Placing the dark glasses on the power point, means the contrast of the glasses draws your eye into the picture. There is also a great use of diagonals in this image, which I will come back to in another post. Stay tuned.
Colourful. Fun. Fabulous. Follow the arc from the left vertical third to the top horizontal third. This cute capture features a cocktail glass and flowers. Seriously, what’s not to love. If you want simple flatlay perfection in thirds, this is it.
I so admire interior photographers because it’s something I struggle with. Give me a flatlay or still life any day. There’s certainly nothing (as the username might suggest), Calamity Jane about this photo. Artfully arranged props and use of the power points are certainly directing my eye around the key areas in this photo.
Calamity Jane are promoting the gallery wall, feeding chair and ottoman so placing them in the right vertical third of the image is working those power points to perfection.
If you haven’t looked at @olgaprinku’s account yet, you have permission to temporarily leave this post and check her feed out. It’s so charming. Checked it out? Great. Let’s continue.
Note how the dark chair is placed on the bottom left power point which leads your eye into the picture. Then the bottom edge of the floral frame is perfectly placed on the bottom horizontal line. Following on and moving up, the clock is placed against the right vertical line around another power point. Creating that invisible arc around the image we’ve seen before. Olga, your work is stunning.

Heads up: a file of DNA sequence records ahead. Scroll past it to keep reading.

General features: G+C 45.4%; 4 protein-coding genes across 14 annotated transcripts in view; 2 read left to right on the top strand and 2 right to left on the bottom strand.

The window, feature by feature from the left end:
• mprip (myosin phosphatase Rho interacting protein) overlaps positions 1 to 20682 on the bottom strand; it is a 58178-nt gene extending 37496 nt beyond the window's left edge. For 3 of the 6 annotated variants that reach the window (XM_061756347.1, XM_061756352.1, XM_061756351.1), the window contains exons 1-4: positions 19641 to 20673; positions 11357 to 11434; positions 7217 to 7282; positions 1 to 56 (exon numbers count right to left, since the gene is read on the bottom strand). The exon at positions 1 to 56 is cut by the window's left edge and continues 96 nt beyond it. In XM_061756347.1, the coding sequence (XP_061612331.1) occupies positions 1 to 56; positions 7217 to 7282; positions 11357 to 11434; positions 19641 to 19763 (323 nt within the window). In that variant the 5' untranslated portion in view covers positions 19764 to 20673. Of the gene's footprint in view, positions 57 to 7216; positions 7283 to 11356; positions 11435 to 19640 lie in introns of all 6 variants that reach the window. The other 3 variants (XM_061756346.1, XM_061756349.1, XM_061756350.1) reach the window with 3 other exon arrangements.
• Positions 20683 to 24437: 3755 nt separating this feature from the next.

Yes it’s no secret I’m a fan of Cristina’s. She’s a true artist. I’ve seen her working more with upright still lives (my invented term) as opposed to the flatlay photography I initially discovered and knew her for. Again there’s that invisible arc that moves from top left around to bottom right. But what’s clever here is placing that very dark contrasting bowl near to a power point that draws your eye in and encourages you to move around the picture, towards the flowers.
Now. Notice there’s a dark pencil in the very left hand side of the image, plus the dark line of the shaving brush, all in line with the top of the bowl. There’s more to this picture than meets the eye using colour and shade. Sorry to tease you but we’ll be delving more into this in later posts….
Studying these beautiful photos in this post, we see there’s (excuse the pun) a third element to the rule of thirds.
- There’s the horizontal and vertical dividing lines.
- There’s power points
- But there are also invisible arcs. By using the lines and power points and leaving an element of the picture empty (negative space), we create an invisible arc. Leading the eye around the image.
In my next post I’ll be covering the use of negative space. Those empty spaces in an image that create tension and power.
If you have any questions or Instagram accounts that you think are awesome and you would like me to cover, let me know in the comments below. Or leave me a comment on social media on Instagram, Facebook and Twitter.
Have an inspired day
Read Part 1 on Symmetry